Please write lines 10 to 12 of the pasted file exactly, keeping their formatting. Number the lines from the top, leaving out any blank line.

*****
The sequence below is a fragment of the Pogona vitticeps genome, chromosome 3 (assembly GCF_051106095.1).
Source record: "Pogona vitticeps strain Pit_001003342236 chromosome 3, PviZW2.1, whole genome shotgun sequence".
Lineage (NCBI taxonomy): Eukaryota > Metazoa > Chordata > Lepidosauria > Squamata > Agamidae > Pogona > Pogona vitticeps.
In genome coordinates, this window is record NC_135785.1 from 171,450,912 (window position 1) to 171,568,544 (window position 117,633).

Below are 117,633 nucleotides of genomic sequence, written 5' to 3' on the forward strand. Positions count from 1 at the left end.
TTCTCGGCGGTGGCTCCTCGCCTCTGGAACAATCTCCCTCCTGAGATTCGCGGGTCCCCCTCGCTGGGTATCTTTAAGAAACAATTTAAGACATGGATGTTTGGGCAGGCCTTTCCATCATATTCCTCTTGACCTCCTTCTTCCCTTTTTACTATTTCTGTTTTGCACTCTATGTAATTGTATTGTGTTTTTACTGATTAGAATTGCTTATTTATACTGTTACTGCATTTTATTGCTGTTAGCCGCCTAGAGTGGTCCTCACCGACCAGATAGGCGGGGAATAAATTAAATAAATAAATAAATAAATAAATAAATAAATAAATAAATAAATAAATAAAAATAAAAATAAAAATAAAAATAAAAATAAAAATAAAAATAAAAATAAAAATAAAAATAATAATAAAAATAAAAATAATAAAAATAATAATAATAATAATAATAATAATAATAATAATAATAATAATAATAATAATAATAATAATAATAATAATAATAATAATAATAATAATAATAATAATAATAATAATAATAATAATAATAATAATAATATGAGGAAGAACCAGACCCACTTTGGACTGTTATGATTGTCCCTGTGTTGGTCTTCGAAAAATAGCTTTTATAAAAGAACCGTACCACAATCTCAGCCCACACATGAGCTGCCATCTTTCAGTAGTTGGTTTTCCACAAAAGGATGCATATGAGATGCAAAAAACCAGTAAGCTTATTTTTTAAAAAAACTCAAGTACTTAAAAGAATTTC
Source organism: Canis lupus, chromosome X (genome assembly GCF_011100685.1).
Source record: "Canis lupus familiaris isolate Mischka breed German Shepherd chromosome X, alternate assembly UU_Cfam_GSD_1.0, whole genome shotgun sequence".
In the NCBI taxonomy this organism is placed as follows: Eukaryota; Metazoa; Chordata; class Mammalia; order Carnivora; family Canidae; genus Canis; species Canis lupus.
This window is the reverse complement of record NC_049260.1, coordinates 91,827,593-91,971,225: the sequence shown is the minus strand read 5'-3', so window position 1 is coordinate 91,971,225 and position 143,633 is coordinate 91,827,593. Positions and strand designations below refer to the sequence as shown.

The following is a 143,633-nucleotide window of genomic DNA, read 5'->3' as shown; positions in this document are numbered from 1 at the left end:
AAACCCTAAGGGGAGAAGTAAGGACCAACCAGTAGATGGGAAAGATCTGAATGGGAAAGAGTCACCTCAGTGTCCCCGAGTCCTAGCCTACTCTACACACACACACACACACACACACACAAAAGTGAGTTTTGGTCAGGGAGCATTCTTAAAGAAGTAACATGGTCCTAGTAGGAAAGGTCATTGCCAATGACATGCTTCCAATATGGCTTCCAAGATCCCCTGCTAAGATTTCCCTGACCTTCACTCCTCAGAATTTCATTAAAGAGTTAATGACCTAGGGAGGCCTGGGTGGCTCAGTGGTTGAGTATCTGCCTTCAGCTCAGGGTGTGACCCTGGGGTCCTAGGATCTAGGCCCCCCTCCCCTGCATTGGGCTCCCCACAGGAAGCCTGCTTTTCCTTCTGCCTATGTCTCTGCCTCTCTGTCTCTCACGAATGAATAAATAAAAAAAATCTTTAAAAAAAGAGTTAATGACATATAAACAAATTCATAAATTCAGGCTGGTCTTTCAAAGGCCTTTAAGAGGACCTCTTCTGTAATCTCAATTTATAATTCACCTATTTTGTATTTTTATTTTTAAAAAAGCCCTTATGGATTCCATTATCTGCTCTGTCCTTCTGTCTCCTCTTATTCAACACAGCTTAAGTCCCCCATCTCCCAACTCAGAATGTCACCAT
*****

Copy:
This window is the reverse complement of record NC_049260.1, coordinates 91,827,593-91,971,225: the sequence shown is the minus strand read 5'-3', so window position 1 is coordinate 91,971,225 and position 143,633 is coordinate 91,827,593. Positions and strand designations below refer to the sequence as shown.

The following is a 143,633-nucleotide window of genomic DNA, read 5'->3' as shown; positions in this document are numbered from 1 at the left end:
AAACCCTAAGGGGAGAAGTAAGGACCAACCAGTAGATGGGAAAGATCTGAATGGGAAAGAGTCACCTCAGTGTCCCCGAGTCCTAGCCTACTCTACACACACACACACACACACACACACAAAAGTGAGTTTTGGTCAGGGAGCATTCTTAAAGAAGTAACATGGTCCTAGTAGGAAAGGTCATTGCCAATGACATGCTTCCAATATGGCTTCCAAGATCCCCTGCTAAGATTTCCCTGACCTTCACTCCTCAGAATTTCATTAAAGAGTTAATGACCTAGGGAGGCCTGGGTGGCTCAGTGGTTGAGTATCTGCCTTCAGCTCAGGGTGTGACCCTGGGGTCCTAGGATCTAGGCCCCCCTCCCCTGCATTGGGCTCCCCACAGGAAGCCTGCTTTTCCTTCTGCCTATGTCTCTGCCTCTCTGTCTCTCACGAATGAATAAATAAAAAAAATCTTTAAAAAAAGAGTTAATGACATATAAACAAATTCATAAATTCAGGCTGGTCTTTCAAAGGCCTTTAAGAGGACCTCTTCTGTAATCTCAATTTATAATTCACCTATTTTGTATTTTTATTTTTAAAAAAGCCCTTATGGATTCCATTATCTGCTCTGTCCTTCTGTCTCCTCTTATTCAACACAGCTTAAGTCCCCCATCTCCCAACTCAGAATGTCACCAT